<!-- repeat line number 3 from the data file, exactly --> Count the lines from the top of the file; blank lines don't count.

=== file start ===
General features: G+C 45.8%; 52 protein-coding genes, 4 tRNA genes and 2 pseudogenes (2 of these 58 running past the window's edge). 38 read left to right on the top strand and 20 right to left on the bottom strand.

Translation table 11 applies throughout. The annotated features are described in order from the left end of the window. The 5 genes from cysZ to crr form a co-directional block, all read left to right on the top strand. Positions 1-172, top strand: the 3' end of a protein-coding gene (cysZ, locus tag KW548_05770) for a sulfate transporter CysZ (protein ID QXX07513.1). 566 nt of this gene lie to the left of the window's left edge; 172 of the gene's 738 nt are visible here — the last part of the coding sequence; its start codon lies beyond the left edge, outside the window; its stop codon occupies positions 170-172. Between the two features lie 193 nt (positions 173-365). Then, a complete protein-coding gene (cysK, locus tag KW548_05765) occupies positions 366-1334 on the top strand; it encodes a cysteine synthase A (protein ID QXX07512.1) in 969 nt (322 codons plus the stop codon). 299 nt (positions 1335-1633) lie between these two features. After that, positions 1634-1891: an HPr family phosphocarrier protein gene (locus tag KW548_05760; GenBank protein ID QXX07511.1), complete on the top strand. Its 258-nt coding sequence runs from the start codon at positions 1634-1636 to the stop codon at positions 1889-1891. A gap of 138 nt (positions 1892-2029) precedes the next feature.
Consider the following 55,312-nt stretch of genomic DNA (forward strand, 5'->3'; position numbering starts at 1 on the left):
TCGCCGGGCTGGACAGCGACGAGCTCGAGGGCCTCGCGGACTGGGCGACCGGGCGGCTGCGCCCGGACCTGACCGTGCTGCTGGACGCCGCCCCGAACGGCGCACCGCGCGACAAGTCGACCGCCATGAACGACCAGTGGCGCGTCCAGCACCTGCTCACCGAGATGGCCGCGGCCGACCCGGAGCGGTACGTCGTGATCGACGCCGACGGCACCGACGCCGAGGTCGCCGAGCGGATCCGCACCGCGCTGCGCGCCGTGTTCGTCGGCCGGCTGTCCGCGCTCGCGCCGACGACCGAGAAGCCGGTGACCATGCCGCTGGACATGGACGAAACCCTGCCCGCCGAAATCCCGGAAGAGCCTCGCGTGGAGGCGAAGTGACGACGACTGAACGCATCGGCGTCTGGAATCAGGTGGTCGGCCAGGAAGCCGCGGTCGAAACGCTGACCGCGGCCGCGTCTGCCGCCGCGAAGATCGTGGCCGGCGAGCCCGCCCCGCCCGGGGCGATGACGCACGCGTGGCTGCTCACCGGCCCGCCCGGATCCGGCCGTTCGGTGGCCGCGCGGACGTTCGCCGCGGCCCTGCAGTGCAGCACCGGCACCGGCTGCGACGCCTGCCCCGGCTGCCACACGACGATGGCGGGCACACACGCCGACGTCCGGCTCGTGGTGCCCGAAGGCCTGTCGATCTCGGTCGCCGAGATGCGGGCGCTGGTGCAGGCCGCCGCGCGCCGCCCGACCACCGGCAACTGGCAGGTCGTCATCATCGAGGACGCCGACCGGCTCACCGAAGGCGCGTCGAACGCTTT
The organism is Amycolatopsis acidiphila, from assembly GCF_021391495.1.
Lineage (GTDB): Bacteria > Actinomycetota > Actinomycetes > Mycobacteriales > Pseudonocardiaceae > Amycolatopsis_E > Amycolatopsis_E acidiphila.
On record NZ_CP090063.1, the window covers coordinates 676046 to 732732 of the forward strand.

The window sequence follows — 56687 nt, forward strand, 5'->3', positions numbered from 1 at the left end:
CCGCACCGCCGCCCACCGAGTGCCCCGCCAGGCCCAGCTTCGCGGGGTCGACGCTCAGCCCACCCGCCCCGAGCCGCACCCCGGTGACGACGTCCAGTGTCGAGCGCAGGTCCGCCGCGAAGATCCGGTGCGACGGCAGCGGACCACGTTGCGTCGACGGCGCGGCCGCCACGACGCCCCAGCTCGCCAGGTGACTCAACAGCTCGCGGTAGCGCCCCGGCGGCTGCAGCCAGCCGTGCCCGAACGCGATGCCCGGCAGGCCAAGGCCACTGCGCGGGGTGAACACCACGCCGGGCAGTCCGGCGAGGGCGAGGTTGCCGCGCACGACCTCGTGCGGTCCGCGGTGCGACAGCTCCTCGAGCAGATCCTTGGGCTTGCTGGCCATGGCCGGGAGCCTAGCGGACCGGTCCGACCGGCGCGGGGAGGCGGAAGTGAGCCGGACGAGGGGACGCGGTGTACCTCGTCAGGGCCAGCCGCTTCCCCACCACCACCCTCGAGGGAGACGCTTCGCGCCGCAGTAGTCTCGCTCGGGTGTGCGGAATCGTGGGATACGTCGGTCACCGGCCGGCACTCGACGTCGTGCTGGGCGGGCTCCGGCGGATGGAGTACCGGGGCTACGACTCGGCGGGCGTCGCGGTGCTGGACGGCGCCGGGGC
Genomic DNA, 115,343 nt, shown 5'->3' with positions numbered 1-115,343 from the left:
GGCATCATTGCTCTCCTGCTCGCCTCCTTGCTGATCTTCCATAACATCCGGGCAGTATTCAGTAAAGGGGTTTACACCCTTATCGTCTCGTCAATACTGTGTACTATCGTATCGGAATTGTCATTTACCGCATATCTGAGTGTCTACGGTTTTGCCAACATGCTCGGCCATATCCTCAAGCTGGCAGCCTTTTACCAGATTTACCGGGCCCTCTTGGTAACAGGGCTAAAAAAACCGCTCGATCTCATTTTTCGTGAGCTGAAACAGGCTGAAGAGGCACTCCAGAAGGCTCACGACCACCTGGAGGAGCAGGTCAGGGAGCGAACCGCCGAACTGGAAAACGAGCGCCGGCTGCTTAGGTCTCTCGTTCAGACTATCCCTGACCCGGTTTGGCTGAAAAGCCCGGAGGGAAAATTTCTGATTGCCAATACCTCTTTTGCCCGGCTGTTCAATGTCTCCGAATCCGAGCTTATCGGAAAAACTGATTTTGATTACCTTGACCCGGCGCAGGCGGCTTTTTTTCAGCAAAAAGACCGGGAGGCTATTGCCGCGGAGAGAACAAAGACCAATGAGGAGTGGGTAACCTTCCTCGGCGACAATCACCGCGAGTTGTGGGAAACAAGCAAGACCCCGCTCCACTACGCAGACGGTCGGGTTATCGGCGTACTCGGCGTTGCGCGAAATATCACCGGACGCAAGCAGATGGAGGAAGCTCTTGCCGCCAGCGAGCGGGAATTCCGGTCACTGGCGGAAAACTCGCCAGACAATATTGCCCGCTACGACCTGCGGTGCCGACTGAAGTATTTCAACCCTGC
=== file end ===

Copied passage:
Consider the following 55,312-nt stretch of genomic DNA (forward strand, 5'->3'; position numbering starts at 1 on the left):